Let’s just stop the rubbish and be straight here. If the villains life has value then so does mine does it not? There are many times where we do not know who the villain is, or if the suspect is for certain guilty and in those cases no killing should not be on the table. But if you know with certainty that an individual has done so much greater harm than taking one life and will take more it would be immoral not to take his. It would be immoral to not fight against the Nazi regime for example. And I would further say though it will bother some it is immoral to force the families of victims to feed and house the fellow who raped and killed 9 of their children. Or to force all of us to pay to feed and house him. You can remove the death penalty if you want and just let him starve in a concrete box but that seems even more cruel to me.

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Re: Intentional non-defensive killing - Do you always oppose

Post by LuckyR » May 30th, 2017, 11:12 am

Philosch wrote:
LuckyR wrote: (Nested quote removed.)


Medicine solve the trolley problem back in antiquity: "primum non nocere". First do no harm. Let the trolley car go: you don't kill the one guy, the universe (or the maintenance man) killed the five passengers, not you.
Absolutely agree, that is my opinion also. Just get's a little tricky if it's one of your children that's a member of the group of 5 that's going to be killed. Unfortunately to be true to the principal, you cannot kill another "innocent" to save your own child. You can defend your child from someone trying to do them harm but that's not the same thing.
The "what if it your child on the trolley?" argument is the last ditch effort of those on the losing side of the logic wars. There is a reason doctors aren't supposed to treat their family members (or themselves), namely that adding a personal connection skews the opinion away from logic to emotion, thus answers derived from this smokescreen are inherently illogical.
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Re: Intentional non-defensive killing - Do you always oppose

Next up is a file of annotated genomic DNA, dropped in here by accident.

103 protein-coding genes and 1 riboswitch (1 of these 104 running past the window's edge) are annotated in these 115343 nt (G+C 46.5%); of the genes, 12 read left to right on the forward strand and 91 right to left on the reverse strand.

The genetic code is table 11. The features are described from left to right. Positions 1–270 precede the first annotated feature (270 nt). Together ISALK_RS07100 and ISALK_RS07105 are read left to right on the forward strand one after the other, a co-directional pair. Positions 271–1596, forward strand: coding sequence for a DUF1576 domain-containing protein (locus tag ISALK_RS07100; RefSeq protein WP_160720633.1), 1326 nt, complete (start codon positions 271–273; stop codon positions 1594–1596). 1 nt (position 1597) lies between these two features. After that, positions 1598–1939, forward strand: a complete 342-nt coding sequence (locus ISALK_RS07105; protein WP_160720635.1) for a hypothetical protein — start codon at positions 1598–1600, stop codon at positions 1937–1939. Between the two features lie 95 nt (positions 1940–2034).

Post by -1- » July 30th, 2017, 10:20 pm

"Intentional non-defensive killing - Do you always oppose it?"

You'd better believe it!! I so totally oppose intentional non-defensive killing that I'm committed to willingly shoot anyone, even a defenseless person, who intentionally kills someone in a non-defensive situation.

-- Updated 2017 July 30th, 10:24 pm to add the following --
-1- wrote:"Intentional non-defensive killing - Do you always oppose it?"

You'd better believe it!! I so totally oppose intentional non-defensive killing that I'm committed to willingly shoot anyone, even a defenseless person, who intentionally kills someone in a non-defensive situation.
Do you see, Scott, how both a positive Xor a negative reply to the opening question potentially can lead to the annihilation of the entire human race? (Except for the last person standing.)
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Re: Intentional non-defensive killing - Do you always oppose it?

Post by ernestm » March 8th, 2018, 9:27 pm

I've written an answer to this question, but it took me 8,000 words to say it properly. I put it on my blog on Yofiel.com but I am not allowed to share the link as it is considered advertising, so I am not quite sure how to respond. But first I would say it's not quite the right question, because unintentional killing is self defense can't be separated out. I think the right question really is, "exactly who is the good buy with a gun, and who exactly is the bad guy with a gun?"

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Re: Intentional non-defensive killing - Do you always oppose it?

Post by Eduk » May 18th, 2018, 7:21 am

Caring about anything is emotional luckyR.
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Re: Intentional non-defensive killing - Do you always oppose it?

Post by LuckyR » May 18th, 2018, 10:53 am

Eduk wrote:
May 18th, 2018, 7:21 am
Caring about anything is emotional luckyR.
True dat. I was a little cavalier in my wording. What I meant was: "adding a personal connection skews the opinion away from a logic dominated balance with emotion to one dominated by emotion".
"As usual... it depends."

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Re: Intentional non-defensive killing - Do you always oppose it?

Post by Frewah » November 2nd, 2018, 8:38 pm

I voted No as I belive this to be a grayzone problem. It made me think about Anders Breivik, the infamous norwegiean who killed 69 people with a gun, 8 with a bomb. When finished, He called the police and surrendered to them when they came.

Had there been a police nearby and had that person killed him even if the police wasn’t threatened or defended someone that he was chasing, it wouldn’t be the end of the world.
Had he been killed in any kind of circumstance that you mention, I wouldn’t object.

Had he been killed by an upset policeman even if had surrendered, I would consider it to be unlawful but also largely excusable.

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Re: Intentional non-defensive killing - Do you always oppose it?